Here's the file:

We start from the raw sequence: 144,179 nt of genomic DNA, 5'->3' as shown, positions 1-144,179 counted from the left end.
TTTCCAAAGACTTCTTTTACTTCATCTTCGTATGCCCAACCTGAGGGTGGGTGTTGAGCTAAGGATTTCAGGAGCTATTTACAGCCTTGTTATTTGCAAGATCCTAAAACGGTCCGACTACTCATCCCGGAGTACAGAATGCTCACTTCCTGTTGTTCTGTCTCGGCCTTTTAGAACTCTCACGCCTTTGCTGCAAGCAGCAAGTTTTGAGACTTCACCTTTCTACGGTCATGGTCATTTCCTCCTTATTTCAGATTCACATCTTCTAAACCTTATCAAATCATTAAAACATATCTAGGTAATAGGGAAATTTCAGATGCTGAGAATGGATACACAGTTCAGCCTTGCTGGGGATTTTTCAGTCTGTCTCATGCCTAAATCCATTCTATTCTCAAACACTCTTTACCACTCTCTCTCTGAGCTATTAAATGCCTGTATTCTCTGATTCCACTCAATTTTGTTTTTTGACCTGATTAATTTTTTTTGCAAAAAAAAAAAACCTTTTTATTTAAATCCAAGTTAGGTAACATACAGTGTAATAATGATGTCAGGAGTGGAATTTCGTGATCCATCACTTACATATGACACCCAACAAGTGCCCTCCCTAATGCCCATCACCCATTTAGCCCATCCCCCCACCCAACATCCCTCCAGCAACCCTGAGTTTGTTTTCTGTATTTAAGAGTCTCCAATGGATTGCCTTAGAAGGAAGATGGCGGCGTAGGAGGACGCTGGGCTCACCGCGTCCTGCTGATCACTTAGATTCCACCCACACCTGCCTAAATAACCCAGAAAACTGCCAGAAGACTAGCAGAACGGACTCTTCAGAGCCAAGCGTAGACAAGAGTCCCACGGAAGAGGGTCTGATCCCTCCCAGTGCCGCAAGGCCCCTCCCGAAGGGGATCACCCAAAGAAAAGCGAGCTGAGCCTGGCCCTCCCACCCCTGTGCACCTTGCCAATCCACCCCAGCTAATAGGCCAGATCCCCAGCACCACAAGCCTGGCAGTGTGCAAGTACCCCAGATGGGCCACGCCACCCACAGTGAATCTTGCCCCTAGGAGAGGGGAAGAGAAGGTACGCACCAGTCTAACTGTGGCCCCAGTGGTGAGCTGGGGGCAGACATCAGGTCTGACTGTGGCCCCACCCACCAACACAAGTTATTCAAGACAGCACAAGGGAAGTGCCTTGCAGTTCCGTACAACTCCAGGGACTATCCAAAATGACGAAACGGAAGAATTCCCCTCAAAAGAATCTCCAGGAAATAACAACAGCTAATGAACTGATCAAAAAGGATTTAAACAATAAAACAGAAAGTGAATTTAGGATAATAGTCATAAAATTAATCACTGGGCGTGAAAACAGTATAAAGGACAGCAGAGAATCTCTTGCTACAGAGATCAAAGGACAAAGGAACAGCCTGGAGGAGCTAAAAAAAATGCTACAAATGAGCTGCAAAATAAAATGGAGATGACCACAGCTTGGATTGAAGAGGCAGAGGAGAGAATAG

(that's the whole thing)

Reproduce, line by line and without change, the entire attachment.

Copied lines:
We start from the raw sequence: 144,179 nt of genomic DNA, 5'->3' as shown, positions 1-144,179 counted from the left end.
TTTCCAAAGACTTCTTTTACTTCATCTTCGTATGCCCAACCTGAGGGTGGGTGTTGAGCTAAGGATTTCAGGAGCTATTTACAGCCTTGTTATTTGCAAGATCCTAAAACGGTCCGACTACTCATCCCGGAGTACAGAATGCTCACTTCCTGTTGTTCTGTCTCGGCCTTTTAGAACTCTCACGCCTTTGCTGCAAGCAGCAAGTTTTGAGACTTCACCTTTCTACGGTCATGGTCATTTCCTCCTTATTTCAGATTCACATCTTCTAAACCTTATCAAATCATTAAAACATATCTAGGTAATAGGGAAATTTCAGATGCTGAGAATGGATACACAGTTCAGCCTTGCTGGGGATTTTTCAGTCTGTCTCATGCCTAAATCCATTCTATTCTCAAACACTCTTTACCACTCTCTCTCTGAGCTATTAAATGCCTGTATTCTCTGATTCCACTCAATTTTGTTTTTTGACCTGATTAATTTTTTTTGCAAAAAAAAAAAACCTTTTTATTTAAATCCAAGTTAGGTAACATACAGTGTAATAATGATGTCAGGAGTGGAATTTCGTGATCCATCACTTACATATGACACCCAACAAGTGCCCTCCCTAATGCCCATCACCCATTTAGCCCATCCCCCCACCCAACATCCCTCCAGCAACCCTGAGTTTGTTTTCTGTATTTAAGAGTCTCCAATGGATTGCCTTAGAAGGAAGATGGCGGCGTAGGAGGACGCTGGGCTCACCGCGTCCTGCTGATCACTTAGATTCCACCCACACCTGCCTAAATAACCCAGAAAACTGCCAGAAGACTAGCAGAACGGACTCTTCAGAGCCAAGCGTAGACAAGAGTCCCACGGAAGAGGGTCTGATCCCTCCCAGTGCCGCAAGGCCCCTCCCGAAGGGGATCACCCAAAGAAAAGCGAGCTGAGCCTGGCCCTCCCACCCCTGTGCACCTTGCCAATCCACCCCAGCTAATAGGCCAGATCCCCAGCACCACAAGCCTGGCAGTGTGCAAGTACCCCAGATGGGCCACGCCACCCACAGTGAATCTTGCCCCTAGGAGAGGGGAAGAGAAGGTACGCACCAGTCTAACTGTGGCCCCAGTGGTGAGCTGGGGGCAGACATCAGGTCTGACTGTGGCCCCACCCACCAACACAAGTTATTCAAGACAGCACAAGGGAAGTGCCTTGCAGTTCCGTACAACTCCAGGGACTATCCAAAATGACGAAACGGAAGAATTCCCCTCAAAAGAATCTCCAGGAAATAACAACAGCTAATGAACTGATCAAAAAGGATTTAAACAATAAAACAGAAAGTGAATTTAGGATAATAGTCATAAAATTAATCACTGGGCGTGAAAACAGTATAAAGGACAGCAGAGAATCTCTTGCTACAGAGATCAAAGGACAAAGGAACAGCCTGGAGGAGCTAAAAAAAATGCTACAAATGAGCTGCAAAATAAAATGGAGATGACCACAGCTTGGATTGAAGAGGCAGAGGAGAGAATAG